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Worth Quoting

There are but three social arrangements which can replace Capitalism: Slavery, Socialism, and Property.

                                                                                                --Hilaire Belloc
                                                                                               The Servile State

Comments

Nina Cornelsen said…
Property is a social arrangement? That's a new concept to me.
Scot said…
He's talking about a socio-economic paradigm. Property for Belloc and other Distributists means productive property that many people own either privately, e.g. you own your own writing business/shop or farm or auto garage, etc. or you band together with others becoming employee-owners of a medical clinic, school, factory, etc.
Nina Cornelsen said…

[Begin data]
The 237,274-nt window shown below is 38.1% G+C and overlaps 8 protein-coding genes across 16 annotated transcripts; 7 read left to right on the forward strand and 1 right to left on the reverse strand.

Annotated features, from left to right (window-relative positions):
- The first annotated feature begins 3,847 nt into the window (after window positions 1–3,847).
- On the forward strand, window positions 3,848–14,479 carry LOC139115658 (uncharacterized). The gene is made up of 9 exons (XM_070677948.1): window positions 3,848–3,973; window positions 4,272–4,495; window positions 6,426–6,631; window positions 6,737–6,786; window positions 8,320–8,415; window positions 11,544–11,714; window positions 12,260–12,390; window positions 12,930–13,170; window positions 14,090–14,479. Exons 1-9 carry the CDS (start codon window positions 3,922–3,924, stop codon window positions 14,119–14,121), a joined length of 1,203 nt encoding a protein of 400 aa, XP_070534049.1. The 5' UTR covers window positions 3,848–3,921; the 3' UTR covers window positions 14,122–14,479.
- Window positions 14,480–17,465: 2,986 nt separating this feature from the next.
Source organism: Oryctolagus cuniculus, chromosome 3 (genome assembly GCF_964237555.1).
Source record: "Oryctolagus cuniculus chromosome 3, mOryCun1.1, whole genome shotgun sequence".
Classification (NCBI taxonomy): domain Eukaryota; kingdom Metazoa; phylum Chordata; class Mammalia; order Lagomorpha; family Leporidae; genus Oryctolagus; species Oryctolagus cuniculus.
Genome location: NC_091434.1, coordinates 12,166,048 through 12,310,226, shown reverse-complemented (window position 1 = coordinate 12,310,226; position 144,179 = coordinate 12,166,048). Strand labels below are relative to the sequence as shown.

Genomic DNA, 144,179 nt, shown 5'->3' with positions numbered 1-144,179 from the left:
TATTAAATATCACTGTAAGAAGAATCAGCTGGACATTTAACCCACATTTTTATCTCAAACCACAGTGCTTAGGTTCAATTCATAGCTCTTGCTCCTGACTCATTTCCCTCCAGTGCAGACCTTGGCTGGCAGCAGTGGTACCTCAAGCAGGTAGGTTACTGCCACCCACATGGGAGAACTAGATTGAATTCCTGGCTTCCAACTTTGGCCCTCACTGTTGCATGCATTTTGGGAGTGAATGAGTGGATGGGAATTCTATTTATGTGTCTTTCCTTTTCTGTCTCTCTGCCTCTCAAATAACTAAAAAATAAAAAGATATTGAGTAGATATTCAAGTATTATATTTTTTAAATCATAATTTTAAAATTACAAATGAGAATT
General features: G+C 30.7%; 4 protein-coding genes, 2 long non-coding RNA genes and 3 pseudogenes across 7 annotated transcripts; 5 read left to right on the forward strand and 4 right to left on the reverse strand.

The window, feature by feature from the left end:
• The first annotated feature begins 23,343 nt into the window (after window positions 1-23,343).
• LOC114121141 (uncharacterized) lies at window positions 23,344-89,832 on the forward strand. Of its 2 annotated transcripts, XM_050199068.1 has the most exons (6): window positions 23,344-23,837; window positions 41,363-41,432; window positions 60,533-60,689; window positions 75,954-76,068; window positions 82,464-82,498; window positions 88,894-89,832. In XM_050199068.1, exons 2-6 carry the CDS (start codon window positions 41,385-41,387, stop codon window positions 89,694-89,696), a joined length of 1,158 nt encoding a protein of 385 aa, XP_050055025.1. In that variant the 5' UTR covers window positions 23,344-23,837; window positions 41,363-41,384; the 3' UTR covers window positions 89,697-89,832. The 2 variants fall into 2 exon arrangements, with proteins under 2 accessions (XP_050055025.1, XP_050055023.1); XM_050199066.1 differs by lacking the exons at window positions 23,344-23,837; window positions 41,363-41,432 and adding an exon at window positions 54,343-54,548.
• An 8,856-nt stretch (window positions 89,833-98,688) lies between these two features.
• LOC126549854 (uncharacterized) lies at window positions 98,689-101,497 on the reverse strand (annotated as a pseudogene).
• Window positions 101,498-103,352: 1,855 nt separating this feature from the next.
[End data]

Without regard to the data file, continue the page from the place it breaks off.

...as opposed to socialism, in which the state owns everything, and slavery, in which some humans are owned by others. I think I understand. The "property" system sounds similar in concept to an Israeli moshav, which is distinct from capitalism in that, while property is individually owned, the people conduct business together for the collective good of the community.

What's not clear is whether "property" is really entirely distinct from capitalism. Doesn't it play a role within the capitalistic system? Both of your examples exist in our capitalistic society. Or is the author arguing that American "capitalism" is tainted by other socioeconomic paradigms?

I may be totally off base. I'm constructing all these ideas from one quote and a two-sentence summary. /-:
Scot said…
No sweat, Nina. Distributism is different from Capitalism in that it (one, is a Catholic economic system) says that most or all of the people in society should be owners of productive property, not just the 1% of capitalists. Property as it is now, is mostly in the hands of the super-rich.
Nina Cornelsen said…
I see. Is the basic argument that people tend to take better care of the things they own?
Scot said…
No. The basic argument is wealth accumulates with those who have property. If productive property was much more widely dispersed through a society, more people could create their own job security as well as have access to wealth.
Nina Cornelsen said…
I'll think about that.

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